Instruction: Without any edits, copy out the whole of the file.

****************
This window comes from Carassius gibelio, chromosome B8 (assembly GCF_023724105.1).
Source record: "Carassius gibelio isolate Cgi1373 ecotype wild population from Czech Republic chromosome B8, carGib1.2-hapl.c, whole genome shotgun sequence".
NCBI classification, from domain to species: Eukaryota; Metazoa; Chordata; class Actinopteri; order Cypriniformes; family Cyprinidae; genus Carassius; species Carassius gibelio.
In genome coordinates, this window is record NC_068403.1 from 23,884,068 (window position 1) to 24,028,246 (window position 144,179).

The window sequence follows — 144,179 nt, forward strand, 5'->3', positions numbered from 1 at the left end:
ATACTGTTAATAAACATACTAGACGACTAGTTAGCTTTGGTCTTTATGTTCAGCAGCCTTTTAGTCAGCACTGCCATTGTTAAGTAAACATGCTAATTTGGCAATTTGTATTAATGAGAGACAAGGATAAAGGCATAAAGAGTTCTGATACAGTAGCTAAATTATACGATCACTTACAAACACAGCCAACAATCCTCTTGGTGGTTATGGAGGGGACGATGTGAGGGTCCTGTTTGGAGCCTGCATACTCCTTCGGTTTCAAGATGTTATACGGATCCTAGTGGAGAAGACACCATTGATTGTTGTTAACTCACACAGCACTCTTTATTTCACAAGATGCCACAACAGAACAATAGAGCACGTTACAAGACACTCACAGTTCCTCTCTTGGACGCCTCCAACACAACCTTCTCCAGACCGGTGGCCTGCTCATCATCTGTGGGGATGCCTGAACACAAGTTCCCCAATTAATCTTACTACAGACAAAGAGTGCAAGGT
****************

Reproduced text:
This window comes from Carassius gibelio, chromosome B8 (assembly GCF_023724105.1).
Source record: "Carassius gibelio isolate Cgi1373 ecotype wild population from Czech Republic chromosome B8, carGib1.2-hapl.c, whole genome shotgun sequence".
NCBI classification, from domain to species: Eukaryota; Metazoa; Chordata; class Actinopteri; order Cypriniformes; family Cyprinidae; genus Carassius; species Carassius gibelio.
In genome coordinates, this window is record NC_068403.1 from 23,884,068 (window position 1) to 24,028,246 (window position 144,179).

The window sequence follows — 144,179 nt, forward strand, 5'->3', positions numbered from 1 at the left end:
ATACTGTTAATAAACATACTAGACGACTAGTTAGCTTTGGTCTTTATGTTCAGCAGCCTTTTAGTCAGCACTGCCATTGTTAAGTAAACATGCTAATTTGGCAATTTGTATTAATGAGAGACAAGGATAAAGGCATAAAGAGTTCTGATACAGTAGCTAAATTATACGATCACTTACAAACACAGCCAACAATCCTCTTGGTGGTTATGGAGGGGACGATGTGAGGGTCCTGTTTGGAGCCTGCATACTCCTTCGGTTTCAAGATGTTATACGGATCCTAGTGGAGAAGACACCATTGATTGTTGTTAACTCACACAGCACTCTTTATTTCACAAGATGCCACAACAGAACAATAGAGCACGTTACAAGACACTCACAGTTCCTCTCTTGGACGCCTCCAACACAACCTTCTCCAGACCGGTGGCCTGCTCATCATCTGTGGGGATGCCTGAACACAAGTTCCCCAATTAATCTTACTACAGACAAAGAGTGCAAGGT